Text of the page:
Pennsylvania may decriminalize marijuana to clear up the state’s clogged court system.
A bill that would decriminalize marijuana in Pennsylvania will move forward after receiving the approval of a key legislative committee on Tuesday. The House Judiciary Committee voted in favor of the measure, House Bill 928, by a margin of 14-9. The bill must be approved by the full House and the state Senate and be signed by Gov. Tom Wolf to become law. The governor has said he will sign the legislation if it reaches his desk.
If successful, HB 928 would decriminalize possession of less than 30 grams, or about one ounce, of cannabis. Currently, possession of marijuana is a third-degree misdemeanor punishable by a fine of up to $500, up to 30 days in jail, and a suspension of driving privileges.
Republican Rep. Barry Jozwiak, the sponsor of the bill, said in a memorandum to his colleagues that under HB 928 the offense would no longer be a crime for first and second-time offenders.
“Under my revised bill, a first or second offense would be a summary offense carrying a maximum $300 fine, with no jail time,” Jozwiak wrote. “A third or subsequent offense would be a misdemeanor of the third degree, with a maximum $1000 fine and no jail. The bill will eliminate a driver’s license suspension for a first or second offense and reduce the suspension for a third offense to six months.”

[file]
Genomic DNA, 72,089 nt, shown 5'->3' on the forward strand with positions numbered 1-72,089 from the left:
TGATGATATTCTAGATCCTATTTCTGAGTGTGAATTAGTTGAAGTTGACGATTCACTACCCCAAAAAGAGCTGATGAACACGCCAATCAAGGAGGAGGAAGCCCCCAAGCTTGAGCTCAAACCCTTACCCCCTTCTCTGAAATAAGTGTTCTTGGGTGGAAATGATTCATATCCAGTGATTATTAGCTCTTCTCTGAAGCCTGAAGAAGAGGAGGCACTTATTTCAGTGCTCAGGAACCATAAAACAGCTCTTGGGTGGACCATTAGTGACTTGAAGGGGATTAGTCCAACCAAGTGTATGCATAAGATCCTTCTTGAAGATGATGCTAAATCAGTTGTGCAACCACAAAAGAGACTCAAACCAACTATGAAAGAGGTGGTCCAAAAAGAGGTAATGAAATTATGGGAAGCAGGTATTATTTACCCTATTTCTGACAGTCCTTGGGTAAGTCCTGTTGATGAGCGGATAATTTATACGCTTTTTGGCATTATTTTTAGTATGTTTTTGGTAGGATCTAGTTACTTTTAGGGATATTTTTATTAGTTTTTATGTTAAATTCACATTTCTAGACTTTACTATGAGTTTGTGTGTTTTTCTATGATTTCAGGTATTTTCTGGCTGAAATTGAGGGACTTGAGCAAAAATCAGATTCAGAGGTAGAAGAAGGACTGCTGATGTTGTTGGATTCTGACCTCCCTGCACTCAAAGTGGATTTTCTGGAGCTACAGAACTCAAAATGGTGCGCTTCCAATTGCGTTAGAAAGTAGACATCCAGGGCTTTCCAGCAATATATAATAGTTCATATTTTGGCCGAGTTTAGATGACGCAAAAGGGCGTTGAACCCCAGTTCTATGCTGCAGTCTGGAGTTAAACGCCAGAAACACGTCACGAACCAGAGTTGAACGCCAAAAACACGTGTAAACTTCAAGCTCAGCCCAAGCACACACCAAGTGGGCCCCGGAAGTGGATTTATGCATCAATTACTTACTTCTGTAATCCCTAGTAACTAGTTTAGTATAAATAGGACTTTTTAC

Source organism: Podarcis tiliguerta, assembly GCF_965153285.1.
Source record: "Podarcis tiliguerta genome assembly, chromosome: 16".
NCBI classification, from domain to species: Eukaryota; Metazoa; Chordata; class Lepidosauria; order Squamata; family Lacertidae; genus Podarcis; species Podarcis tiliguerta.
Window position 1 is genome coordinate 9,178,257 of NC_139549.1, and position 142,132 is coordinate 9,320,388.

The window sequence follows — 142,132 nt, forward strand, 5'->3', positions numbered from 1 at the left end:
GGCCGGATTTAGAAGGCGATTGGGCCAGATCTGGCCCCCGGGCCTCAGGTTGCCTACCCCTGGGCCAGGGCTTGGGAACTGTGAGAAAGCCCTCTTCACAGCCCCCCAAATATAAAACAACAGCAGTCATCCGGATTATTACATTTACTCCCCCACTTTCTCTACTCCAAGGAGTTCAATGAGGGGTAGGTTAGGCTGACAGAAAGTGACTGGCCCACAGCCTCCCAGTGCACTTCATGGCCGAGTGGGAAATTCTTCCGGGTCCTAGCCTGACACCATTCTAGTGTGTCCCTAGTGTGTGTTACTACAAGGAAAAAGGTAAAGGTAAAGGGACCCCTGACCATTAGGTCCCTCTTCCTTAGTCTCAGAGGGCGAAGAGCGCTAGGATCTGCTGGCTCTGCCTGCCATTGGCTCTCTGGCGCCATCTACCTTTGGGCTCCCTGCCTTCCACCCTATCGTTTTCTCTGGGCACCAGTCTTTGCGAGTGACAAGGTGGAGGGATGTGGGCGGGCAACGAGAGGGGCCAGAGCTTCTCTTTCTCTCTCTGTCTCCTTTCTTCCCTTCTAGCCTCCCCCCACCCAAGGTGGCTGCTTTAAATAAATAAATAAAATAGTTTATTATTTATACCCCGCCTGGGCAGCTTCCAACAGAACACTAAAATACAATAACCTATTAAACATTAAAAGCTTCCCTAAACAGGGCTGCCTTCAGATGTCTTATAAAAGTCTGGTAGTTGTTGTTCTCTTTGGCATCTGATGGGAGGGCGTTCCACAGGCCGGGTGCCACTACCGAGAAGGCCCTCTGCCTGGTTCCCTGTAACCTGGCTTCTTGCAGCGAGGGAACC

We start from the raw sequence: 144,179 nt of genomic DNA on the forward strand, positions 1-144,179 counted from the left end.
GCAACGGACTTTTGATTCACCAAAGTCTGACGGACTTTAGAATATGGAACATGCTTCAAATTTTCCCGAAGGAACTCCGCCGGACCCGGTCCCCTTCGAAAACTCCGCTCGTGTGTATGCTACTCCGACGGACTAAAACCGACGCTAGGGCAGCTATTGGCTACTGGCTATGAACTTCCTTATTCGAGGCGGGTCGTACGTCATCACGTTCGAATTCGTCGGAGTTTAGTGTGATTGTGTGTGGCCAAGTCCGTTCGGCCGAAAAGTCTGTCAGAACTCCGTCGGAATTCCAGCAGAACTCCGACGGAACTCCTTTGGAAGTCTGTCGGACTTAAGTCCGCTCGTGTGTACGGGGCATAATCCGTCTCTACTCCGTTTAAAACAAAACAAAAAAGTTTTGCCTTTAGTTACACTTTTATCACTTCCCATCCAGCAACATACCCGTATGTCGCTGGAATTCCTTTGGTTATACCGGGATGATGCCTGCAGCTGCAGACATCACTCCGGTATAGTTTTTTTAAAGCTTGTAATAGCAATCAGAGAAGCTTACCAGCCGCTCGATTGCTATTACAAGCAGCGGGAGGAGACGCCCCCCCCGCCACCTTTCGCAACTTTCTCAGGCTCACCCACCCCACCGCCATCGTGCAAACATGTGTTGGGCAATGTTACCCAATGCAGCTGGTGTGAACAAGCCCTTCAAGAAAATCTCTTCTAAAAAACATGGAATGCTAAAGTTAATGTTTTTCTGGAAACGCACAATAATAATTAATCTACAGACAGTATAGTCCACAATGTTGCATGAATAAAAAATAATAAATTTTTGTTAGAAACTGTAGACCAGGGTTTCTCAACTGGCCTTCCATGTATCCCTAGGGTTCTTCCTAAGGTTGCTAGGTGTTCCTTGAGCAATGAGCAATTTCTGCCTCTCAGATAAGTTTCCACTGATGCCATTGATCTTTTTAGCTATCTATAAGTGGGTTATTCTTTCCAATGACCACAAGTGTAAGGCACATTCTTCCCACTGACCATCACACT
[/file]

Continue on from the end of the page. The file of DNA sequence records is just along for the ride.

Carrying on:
Decriminalization Saves Tax Dollars
Jozwiak is a retired state trooper and the former sheriff of Berks County, Pennsylvania. He said that his bill is a way to free up scarce resources for more serious crime.
“Downgrading this offense from a misdemeanor to a summary offense would have a positive effect on local law enforcement efforts, allowing police and prosecutors to focus their time and resources on more serious offenses,” Jozwiak wrote.
Jozwiak used the area he represents as an example of the effort and expense required to prosecute possession of small amounts of cannabis as a crime.
“Last year, in Berks County, there were 632 cases of possession of less than 30 grams of marijuana,” noted Jozwiak. “These cases cost over $1.5 million dollars to prosecute and brought in only $126,000 in fines. In most cases, each fine was $200 or less. I’m sure this is the same in other counties. This bill will reduce the workload in the court system, save millions of dollars, and allows police to file citations at the local district justice level.
“Officers could now stay on duty, rather than be tied up in court for hours. This is a good economic decision,” he added. He also assured fellow lawmakers that his bill is not an issue of getting soft on crime.
“As a former law enforcement officer, I strongly believe in cracking down on drug dealers and those who prey on the young or weak with drugs,” Jozwiak. “But those defendants are addressed elsewhere in the Controlled Substances Act. For individuals who merely possess small amounts of marijuana, I believe this adjusted grading makes sense.”
If the bill is passed, it would bring state law in line with major Pennsylvania cities that have already decriminalized cannabis. Philadelphia decriminalized possession of small amounts of marijuana in 2014 and Pittsburgh did likewise the following year.